Market Watch also cautioned that oil prices face downward pressure in relation to a strengthening US dollar in the wake of Britain’s historic vote to exit the European Union which they anticipate will stifle any possibility of prices rebounding in the near-term.

Europe’s Banking Crisis Leaves 

EU Scrambling to Avoid Repeat of 

2008 Crash

Top financial institutions in Europe have hardly been more vulnerable to an economic tremor, a situation worsened by the collapse of the German credit market as Berlin suddenly stopped issuing new debt.

Workers walk past the London headquarters of Deutsche Bank in the City of London, Britain in this May 19, 2015 file photo

30 July, 2016
Europe’s top financial institutions are teetering on the edge of collapse as access to high quality debt products have created a liquidity freeze rendering many institutions near insolvent according to the European Union stress test that assesses each bank’s ability to withstand the shock of a global economic slowdown.
The Bank of England rushed in to reassure global markets that UK lenders remain in a strong position to weather global financial shocks, but the rest of Europe may be in for more than its fair share of turbulence.
The European Banking Authority (EBA), an EU institution, coordinated the test of 51 lenders from across the bloc expressed concern in the wake of the test noting that most of Europe’s banks are not properly situated to withstand a major market event.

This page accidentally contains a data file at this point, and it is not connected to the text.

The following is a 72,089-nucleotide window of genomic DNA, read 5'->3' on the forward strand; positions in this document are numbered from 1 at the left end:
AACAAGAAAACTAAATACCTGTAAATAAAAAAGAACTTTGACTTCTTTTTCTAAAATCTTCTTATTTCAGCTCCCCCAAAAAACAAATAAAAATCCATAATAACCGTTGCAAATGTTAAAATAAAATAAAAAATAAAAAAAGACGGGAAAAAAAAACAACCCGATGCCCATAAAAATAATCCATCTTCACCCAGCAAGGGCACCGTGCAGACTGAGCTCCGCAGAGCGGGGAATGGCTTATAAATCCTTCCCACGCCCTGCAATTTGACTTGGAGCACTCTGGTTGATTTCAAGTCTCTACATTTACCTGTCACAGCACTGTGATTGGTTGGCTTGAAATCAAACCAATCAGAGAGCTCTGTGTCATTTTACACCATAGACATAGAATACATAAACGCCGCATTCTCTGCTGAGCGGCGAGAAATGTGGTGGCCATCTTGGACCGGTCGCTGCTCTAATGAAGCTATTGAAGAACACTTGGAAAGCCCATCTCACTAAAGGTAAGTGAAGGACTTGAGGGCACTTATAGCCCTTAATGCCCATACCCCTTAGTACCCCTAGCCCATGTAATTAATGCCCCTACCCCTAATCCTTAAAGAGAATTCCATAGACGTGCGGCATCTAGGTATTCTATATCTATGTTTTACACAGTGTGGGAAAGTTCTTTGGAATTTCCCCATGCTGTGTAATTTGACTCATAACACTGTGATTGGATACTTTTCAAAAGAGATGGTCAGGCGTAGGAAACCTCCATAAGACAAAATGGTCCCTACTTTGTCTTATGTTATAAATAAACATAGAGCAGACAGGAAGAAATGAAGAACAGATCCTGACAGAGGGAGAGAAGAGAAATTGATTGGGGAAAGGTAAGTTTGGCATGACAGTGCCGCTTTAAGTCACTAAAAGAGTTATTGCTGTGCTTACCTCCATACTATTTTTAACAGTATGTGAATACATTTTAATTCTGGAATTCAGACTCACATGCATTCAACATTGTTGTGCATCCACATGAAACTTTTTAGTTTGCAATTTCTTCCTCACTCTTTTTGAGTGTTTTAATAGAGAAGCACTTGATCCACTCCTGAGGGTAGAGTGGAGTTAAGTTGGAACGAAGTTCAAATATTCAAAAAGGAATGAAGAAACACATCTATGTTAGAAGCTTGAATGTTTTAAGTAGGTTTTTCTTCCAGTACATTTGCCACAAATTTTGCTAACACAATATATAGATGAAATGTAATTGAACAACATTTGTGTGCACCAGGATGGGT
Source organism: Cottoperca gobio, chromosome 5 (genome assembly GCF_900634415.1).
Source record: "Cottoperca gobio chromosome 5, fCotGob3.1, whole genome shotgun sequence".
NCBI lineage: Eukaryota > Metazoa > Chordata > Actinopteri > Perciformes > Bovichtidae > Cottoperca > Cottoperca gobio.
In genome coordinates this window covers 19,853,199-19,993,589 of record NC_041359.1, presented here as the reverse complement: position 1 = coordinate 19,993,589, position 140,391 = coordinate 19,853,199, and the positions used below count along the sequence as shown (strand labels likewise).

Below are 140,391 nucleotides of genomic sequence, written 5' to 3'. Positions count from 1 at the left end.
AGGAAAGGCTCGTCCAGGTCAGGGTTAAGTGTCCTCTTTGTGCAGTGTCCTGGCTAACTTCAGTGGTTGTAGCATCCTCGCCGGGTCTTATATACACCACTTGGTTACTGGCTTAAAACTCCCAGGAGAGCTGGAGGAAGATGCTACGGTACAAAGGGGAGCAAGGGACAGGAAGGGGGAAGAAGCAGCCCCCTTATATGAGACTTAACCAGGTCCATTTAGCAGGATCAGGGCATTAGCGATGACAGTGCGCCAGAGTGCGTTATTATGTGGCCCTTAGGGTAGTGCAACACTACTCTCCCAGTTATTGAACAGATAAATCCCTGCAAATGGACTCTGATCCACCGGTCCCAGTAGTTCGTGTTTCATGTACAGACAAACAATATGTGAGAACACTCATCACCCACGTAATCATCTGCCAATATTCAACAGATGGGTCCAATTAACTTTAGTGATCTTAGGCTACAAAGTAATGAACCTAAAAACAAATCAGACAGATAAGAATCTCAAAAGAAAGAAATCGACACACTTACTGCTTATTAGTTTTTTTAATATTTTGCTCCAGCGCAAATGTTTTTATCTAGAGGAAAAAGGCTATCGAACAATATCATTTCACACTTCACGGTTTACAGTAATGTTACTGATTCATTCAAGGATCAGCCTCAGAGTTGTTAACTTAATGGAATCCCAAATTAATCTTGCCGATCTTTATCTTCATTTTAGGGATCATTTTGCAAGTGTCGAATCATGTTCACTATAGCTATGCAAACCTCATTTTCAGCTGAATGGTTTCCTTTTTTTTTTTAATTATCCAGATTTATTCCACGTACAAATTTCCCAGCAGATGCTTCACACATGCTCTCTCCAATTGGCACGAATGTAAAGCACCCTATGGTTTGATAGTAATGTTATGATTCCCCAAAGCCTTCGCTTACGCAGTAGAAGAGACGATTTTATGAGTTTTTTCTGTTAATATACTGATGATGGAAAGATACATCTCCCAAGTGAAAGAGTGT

Coming in with one of the worst stress test results was perhaps the most systematically important financial institution in Europe, Deutsche Bank. The financial institution saw a 98% plunge in its annual profits sparking concern that it may be the Lehman Brothers of 2016 creating a domino effect infecting the assets of the global financial system.
However, as bad as the news has been for Deutsche Bank, the prize for the most vulnerable financial institution in Europe went to Italian lender Banca Monte dei Paschi di Siena (BMPS), the world’s oldest bank. BMPS is reportedly loaded with toxic loans and mortgages and in the event of an economic downturn the institution’s capital ratio would dip into negative territory – or bankruptcy.
Although Europe’s banks appear shaky enough that a light summer breeze could knock them over, economic analysts wonder whether macroeconomic headwinds will persist turning the danger into a tragedy. 
The shock that crushes Europe’s financial sector may not be the start of worldwide recession – although Britain’s post-Brexit economic output looks dreary, China is surviving on a flood of stimulus spending, and the United States GDP growth was an uninspiring 1% in the last quarter – but instead the sudden drying up of German debt markets which means overleveraged financial institutions cannot access capital to cover bad bets.
The European Central Bank largely created the dry up in the credit markets through its Quantitative Easing stimulus program fueled by the purchase of German government bonds to infuse new liquidity into the financial markets, but Germany has halted borrowing and the ECB is blocked by its own rules from purchasing other bonds that are below benchmark interest rates, reports Die Welt.